IMG_0313         Paul cleaning back a layer of ‘cobblestones’ Photo Anji Hancock

One inner wall exploration was on this lower level and the other on the upper level. Cathy McIver from AOC was contracted to work on the lower level wall. For days she seemed to be moving large rocks and images of my time at Clachtoll came back to me! As she went further into the debris which had been piled up against the lower-fort rampart great care had to be taken to keep the area stable and safe. Her toil was rewarded with a layer of black claggy mud which was believed to be contempory with the occupation of the fort.

Cathy’s sharp eyes and years of experience spotted 2 special finds in amongst the midden debris of bones, shells and clag- a simple bronze finger ring and a bone pin with a head decorated with cross-hatching.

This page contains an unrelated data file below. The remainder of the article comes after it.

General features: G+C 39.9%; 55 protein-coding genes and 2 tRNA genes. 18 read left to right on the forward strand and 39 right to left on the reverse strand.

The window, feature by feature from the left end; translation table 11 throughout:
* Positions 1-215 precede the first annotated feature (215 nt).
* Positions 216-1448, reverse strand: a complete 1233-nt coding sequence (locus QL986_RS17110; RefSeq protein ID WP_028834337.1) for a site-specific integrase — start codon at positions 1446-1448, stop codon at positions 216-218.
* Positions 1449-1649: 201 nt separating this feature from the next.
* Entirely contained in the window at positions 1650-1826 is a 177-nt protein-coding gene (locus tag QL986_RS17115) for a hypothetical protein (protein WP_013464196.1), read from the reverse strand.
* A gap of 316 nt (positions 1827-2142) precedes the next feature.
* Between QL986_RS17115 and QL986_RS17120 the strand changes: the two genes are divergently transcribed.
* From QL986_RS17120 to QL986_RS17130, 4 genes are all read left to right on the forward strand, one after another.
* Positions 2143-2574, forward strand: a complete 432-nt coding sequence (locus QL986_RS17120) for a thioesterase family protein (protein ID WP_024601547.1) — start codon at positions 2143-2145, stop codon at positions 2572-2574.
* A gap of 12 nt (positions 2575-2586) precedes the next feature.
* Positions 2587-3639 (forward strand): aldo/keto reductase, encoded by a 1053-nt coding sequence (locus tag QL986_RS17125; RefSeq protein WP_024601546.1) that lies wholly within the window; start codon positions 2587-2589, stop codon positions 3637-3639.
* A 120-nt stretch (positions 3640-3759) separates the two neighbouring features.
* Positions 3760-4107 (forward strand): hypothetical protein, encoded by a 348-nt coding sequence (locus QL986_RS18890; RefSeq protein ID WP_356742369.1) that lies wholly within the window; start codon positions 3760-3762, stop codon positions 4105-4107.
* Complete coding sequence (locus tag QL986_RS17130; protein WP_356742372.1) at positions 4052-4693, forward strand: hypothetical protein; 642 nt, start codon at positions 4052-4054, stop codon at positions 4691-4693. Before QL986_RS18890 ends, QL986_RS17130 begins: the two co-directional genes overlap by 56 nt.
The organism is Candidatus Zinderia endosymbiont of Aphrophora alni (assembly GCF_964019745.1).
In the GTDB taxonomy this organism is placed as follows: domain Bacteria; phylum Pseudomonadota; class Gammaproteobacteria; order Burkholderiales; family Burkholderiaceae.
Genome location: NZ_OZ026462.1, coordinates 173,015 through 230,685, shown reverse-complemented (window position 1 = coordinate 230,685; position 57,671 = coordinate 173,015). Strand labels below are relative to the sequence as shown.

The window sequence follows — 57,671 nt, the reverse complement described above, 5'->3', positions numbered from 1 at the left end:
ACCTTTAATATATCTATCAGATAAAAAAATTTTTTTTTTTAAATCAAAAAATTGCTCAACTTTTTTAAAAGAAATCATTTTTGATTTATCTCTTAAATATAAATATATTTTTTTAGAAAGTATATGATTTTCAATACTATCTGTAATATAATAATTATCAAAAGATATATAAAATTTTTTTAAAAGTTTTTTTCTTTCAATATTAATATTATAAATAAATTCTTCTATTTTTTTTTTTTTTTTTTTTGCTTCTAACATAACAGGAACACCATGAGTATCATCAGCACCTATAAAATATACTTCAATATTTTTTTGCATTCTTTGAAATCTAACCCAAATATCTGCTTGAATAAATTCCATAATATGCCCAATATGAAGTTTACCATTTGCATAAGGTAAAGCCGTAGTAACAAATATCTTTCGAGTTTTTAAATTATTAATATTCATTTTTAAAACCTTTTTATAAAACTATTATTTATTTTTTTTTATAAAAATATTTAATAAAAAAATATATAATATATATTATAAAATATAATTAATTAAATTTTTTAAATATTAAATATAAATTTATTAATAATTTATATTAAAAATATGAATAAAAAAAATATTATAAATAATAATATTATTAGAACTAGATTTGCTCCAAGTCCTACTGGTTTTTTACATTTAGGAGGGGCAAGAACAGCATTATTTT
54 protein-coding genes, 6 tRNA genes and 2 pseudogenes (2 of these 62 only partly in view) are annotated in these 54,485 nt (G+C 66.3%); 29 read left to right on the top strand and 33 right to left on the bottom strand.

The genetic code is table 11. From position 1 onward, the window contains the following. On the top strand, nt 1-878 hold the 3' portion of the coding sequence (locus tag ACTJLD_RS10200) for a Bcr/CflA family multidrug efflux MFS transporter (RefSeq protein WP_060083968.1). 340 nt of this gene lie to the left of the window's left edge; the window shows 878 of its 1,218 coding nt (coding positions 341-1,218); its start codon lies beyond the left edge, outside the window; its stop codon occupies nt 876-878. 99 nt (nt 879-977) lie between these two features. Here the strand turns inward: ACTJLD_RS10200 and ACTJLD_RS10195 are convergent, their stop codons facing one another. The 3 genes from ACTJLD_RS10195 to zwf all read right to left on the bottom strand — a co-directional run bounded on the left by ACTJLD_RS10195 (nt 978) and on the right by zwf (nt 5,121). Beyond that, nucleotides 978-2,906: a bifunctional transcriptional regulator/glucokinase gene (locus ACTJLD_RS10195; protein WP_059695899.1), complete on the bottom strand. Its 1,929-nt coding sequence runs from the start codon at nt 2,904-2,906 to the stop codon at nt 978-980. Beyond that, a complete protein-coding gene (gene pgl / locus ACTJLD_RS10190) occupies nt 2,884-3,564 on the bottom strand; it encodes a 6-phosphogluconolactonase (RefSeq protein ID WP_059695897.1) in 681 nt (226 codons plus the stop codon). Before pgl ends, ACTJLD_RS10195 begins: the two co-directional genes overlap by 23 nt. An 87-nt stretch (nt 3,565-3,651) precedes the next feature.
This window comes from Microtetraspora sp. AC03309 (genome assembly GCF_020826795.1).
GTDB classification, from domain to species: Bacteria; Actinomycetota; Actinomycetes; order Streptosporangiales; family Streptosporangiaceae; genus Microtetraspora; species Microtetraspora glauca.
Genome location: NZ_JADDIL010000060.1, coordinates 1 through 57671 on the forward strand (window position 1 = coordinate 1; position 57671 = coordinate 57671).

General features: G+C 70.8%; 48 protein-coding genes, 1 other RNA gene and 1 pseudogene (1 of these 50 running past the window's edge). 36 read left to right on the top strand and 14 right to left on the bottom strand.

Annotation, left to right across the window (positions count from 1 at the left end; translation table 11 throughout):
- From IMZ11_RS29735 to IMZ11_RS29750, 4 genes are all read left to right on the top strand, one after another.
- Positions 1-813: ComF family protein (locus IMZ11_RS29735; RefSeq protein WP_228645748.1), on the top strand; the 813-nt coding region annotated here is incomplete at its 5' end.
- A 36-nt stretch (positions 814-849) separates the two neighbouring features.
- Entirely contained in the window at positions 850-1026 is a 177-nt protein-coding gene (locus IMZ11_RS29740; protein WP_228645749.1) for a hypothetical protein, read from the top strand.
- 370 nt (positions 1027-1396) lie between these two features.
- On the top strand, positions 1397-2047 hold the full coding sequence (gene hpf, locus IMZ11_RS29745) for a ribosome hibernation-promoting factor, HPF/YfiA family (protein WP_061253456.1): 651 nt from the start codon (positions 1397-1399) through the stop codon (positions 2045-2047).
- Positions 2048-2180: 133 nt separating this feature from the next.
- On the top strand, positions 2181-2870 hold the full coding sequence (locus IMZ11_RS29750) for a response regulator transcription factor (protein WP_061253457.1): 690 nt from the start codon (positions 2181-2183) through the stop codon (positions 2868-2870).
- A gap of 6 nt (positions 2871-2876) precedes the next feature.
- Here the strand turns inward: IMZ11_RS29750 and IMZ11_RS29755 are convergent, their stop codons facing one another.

30706153_10160134400775648_3327102922721853440_n-2       The bone pin found by Cathy. Photo Northern Picts

Later, another volunteer found a second bone pin whilst sieving Cathy’s spoil.


                      The second bone pin. Photo Northern Picts

The second excavation into the rampart wall was on the upper level overlooking the sea. The grassy bank is all that is visible of the previously 8m thick wall. Now the shoreline is directly below this and it’s amazing to think how much the coastline has changed since the time of occupation.
We had barely been aware of the two diggers who seemed to keep themselves isolated in their lofty, upper level until they announced they’d found a dog skeleton. Intrigued we clambered up to take a look.

Sticking out from the trench wall was the front of the dog’s head with all its teeth bared. A bit grisly looking, our bone expert was very confident it was a recent addition to the headland. For a novice digger like me it was interesting to identify the cut of the pit in the section which someone had dug in order to bury poor, deceased ‘Fido’.



Trench wall with dog skull in situ. Photo-Anji Hancock

This trench became more interesting as it went down. Stonework and burnt timber was uncovered. Excitement grew that an undamaged section of the inner wall might be found. In order to safely deepen the
trench it also needed to be
widened. Enter team Hancock.